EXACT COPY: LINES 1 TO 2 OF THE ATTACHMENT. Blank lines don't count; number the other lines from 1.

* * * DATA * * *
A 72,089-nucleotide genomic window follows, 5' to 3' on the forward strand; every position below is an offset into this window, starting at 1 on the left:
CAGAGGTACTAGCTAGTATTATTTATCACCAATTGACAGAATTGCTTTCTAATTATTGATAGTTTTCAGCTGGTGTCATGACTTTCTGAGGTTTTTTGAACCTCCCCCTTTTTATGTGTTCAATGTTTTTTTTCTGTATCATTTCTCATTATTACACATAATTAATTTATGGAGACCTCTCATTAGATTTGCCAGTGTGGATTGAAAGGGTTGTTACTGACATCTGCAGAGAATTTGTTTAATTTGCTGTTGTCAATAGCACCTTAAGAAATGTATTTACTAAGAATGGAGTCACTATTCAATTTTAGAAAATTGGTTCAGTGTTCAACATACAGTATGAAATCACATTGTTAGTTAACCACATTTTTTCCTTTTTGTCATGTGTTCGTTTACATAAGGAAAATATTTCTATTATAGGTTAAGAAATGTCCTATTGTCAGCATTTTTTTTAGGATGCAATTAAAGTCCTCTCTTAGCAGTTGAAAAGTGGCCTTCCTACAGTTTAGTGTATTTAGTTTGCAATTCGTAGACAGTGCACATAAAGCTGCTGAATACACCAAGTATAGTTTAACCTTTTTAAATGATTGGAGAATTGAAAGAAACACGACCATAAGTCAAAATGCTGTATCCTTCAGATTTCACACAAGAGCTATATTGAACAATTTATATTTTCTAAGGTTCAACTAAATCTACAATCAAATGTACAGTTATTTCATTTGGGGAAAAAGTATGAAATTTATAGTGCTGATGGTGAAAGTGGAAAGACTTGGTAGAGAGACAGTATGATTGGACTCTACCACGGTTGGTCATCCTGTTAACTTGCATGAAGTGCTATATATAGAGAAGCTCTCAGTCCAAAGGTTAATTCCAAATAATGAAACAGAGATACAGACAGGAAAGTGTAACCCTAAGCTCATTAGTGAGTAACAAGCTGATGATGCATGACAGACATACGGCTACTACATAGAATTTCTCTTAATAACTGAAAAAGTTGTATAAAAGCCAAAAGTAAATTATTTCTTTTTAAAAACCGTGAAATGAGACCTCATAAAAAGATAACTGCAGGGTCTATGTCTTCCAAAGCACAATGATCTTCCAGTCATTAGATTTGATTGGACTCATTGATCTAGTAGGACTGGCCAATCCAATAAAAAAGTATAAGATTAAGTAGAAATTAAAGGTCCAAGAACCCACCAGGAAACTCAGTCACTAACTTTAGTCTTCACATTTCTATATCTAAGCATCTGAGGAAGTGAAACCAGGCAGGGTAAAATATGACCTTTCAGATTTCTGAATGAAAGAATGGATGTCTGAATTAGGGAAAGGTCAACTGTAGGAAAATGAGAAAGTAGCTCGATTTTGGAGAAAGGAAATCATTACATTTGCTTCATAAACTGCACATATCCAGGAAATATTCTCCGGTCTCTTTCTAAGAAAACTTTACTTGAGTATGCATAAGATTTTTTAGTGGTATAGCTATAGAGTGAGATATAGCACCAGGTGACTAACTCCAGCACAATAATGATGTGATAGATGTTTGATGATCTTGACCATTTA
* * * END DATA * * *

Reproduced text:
A 72,089-nucleotide genomic window follows, 5' to 3' on the forward strand; every position below is an offset into this window, starting at 1 on the left:
CAGAGGTACTAGCTAGTATTATTTATCACCAATTGACAGAATTGCTTTCTAATTATTGATAGTTTTCAGCTGGTGTCATGACTTTCTGAGGTTTTTTGAACCTCCCCCTTTTTATGTGTTCAATGTTTTTTTTCTGTATCATTTCTCATTATTACACATAATTAATTTATGGAGACCTCTCATTAGATTTGCCAGTGTGGATTGAAAGGGTTGTTACTGACATCTGCAGAGAATTTGTTTAATTTGCTGTTGTCAATAGCACCTTAAGAAATGTATTTACTAAGAATGGAGTCACTATTCAATTTTAGAAAATTGGTTCAGTGTTCAACATACAGTATGAAATCACATTGTTAGTTAACCACATTTTTTCCTTTTTGTCATGTGTTCGTTTACATAAGGAAAATATTTCTATTATAGGTTAAGAAATGTCCTATTGTCAGCATTTTTTTTAGGATGCAATTAAAGTCCTCTCTTAGCAGTTGAAAAGTGGCCTTCCTACAGTTTAGTGTATTTAGTTTGCAATTCGTAGACAGTGCACATAAAGCTGCTGAATACACCAAGTATAGTTTAACCTTTTTAAATGATTGGAGAATTGAAAGAAACACGACCATAAGTCAAAATGCTGTATCCTTCAGATTTCACACAAGAGCTATATTGAACAATTTATATTTTCTAAGGTTCAACTAAATCTACAATCAAATGTACAGTTATTTCATTTGGGGAAAAAGTATGAAATTTATAGTGCTGATGGTGAAAGTGGAAAGACTTGGTAGAGAGACAGTATGATTGGACTCTACCACGGTTGGTCATCCTGTTAACTTGCATGAAGTGCTATATATAGAGAAGCTCTCAGTCCAAAGGTTAATTCCAAATAATGAAACAGAGATACAGACAGGAAAGTGTAACCCTAAGCTCATTAGTGAGTAACAAGCTGATGATGCATGACAGACATACGGCTACTACATAGAATTTCTCTTAATAACTGAAAAAGTTGTATAAAAGCCAAAAGTAAATTATTTCTTTTTAAAAACCGTGAAATGAGACCTCATAAAAAGATAACTGCAGGGTCTATGTCTTCCAAAGCACAATGATCTTCCAGTCATTAGATTTGATTGGACTCATTGATCTAGTAGGACTGGCCAATCCAATAAAAAAGTATAAGATTAAGTAGAAATTAAAGGTCCAAGAACCCACCAGGAAACTCAGTCACTAACTTTAGTCTTCACATTTCTATATCTAAGCATCTGAGGAAGTGAAACCAGGCAGGGTAAAATATGACCTTTCAGATTTCTGAATGAAAGAATGGATGTCTGAATTAGGGAAAGGTCAACTGTAGGAAAATGAGAAAGTAGCTCGATTTTGGAGAAAGGAAATCATTACATTTGCTTCATAAACTGCACATATCCAGGAAATATTCTCCGGTCTCTTTCTAAGAAAACTTTACTTGAGTATGCATAAGATTTTTTAGTGGTATAGCTATAGAGTGAGATATAGCACCAGGTGACTAACTCCAGCACAATAATGATGTGATAGATGTTTGATGATCTTGACCATTTA